I, and I suspect the majority of people in this country, believe that the role of government and the public sector is to provide the investment, infrastructure and support that a sustainable, balanced, private sector needs to be successful.  This isn’t a left-wing or socialist idea – it is just common bloody sense.  But it is not being debated.   Access to education is no longer something limited by ability, it is limited by access to money – and this is not being debated.  We are only allowed a ‘choice’ on how much money this shall be.  The Prime Minister has described public services as state monopolies to be broken-up.  Do the majority of people in this country see the NHS as a state monopoly?  But this is not being debated.  We are only allowed a choice on how much money won’t be spent on it.

Will Hutton recent put this more succinctly when he said “the role of democracy is to ensure that capitalism delivers on its promises.”  Democracy isn’t working because capitalism isn’t delivering on its promises.

It is clear this this election will produce a result most people in this country are not happy with.  Dissatisfaction, rather than any groupings of political parties, will have achieved a majority.  But the reason for that is very simple.  It is because we haven’t been allowed to debate the things we want to debate.  We haven’t been given a choice.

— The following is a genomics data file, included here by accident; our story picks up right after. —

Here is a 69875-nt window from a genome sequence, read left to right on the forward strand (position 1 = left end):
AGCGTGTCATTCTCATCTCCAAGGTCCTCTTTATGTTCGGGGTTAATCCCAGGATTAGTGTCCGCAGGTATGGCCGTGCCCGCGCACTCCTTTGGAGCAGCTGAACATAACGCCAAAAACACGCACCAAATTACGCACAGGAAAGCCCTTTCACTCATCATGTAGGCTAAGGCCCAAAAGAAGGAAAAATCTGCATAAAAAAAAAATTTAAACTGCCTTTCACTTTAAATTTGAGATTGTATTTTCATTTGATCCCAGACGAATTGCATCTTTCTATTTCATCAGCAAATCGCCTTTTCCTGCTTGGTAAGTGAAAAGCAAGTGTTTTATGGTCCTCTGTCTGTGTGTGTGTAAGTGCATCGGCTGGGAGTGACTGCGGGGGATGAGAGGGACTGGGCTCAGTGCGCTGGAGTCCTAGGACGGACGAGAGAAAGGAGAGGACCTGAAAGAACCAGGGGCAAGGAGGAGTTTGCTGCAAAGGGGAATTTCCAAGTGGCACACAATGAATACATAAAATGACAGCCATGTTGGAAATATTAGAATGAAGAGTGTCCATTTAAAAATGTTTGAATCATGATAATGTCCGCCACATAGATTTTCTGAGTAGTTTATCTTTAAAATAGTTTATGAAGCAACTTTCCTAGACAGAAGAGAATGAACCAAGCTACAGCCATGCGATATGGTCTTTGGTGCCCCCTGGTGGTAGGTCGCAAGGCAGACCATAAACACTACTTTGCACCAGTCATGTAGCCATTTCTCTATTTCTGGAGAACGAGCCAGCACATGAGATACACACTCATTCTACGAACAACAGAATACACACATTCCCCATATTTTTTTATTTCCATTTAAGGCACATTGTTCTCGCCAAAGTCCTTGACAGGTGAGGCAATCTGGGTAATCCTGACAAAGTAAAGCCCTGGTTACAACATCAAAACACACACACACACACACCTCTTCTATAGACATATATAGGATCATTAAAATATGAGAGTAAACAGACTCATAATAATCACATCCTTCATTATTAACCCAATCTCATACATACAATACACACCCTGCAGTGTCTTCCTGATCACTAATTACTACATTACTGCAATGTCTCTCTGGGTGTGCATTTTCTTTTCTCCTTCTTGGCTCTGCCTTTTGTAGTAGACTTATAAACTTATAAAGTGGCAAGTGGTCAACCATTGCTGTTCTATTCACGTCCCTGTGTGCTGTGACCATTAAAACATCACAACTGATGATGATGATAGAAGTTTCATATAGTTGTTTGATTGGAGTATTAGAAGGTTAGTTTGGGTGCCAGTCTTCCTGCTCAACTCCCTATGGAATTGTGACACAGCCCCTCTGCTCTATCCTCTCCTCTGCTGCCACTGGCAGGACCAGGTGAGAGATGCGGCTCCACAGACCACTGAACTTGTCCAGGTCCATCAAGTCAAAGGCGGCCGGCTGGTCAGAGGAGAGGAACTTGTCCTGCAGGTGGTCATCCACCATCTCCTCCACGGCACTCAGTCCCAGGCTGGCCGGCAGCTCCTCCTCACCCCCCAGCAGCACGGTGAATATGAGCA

Marketing technology: it is confusing but it is going to be big

This post is a marker.  It is post-it note that says “remember to watch this space and try and get your head around it because this is going to be big”.  It also is an excuse to log what I think is a very useful, if slightly mind-bending post by Scott Brinker.

My current mantra for marketing folk is that the future of brands involves getting your head around three things: the shift from the audience to the individual, the fact that community is becoming the new media, and the emergence of the world of the algorithm (i.e. Big Data).  I also continually bang-on about social media being a process, and of course, one of the things we use technology to do is management of process.

To a large extent, eveything that Scott is talking about in his post plays against these  issues.  To manage relationships with individuals at any sort of scale will require a process supported by technology.  Scott also talks about tag management – which (as I have already written about) will become the foundational process for the operation of communities.  Likewise, it is clear that the algorithm will become the tool that makes sense of the data that could be seen to live within the marketing cloud.  And, as Scott points out, Amazon is already starting to offer algorithmic products to do just that.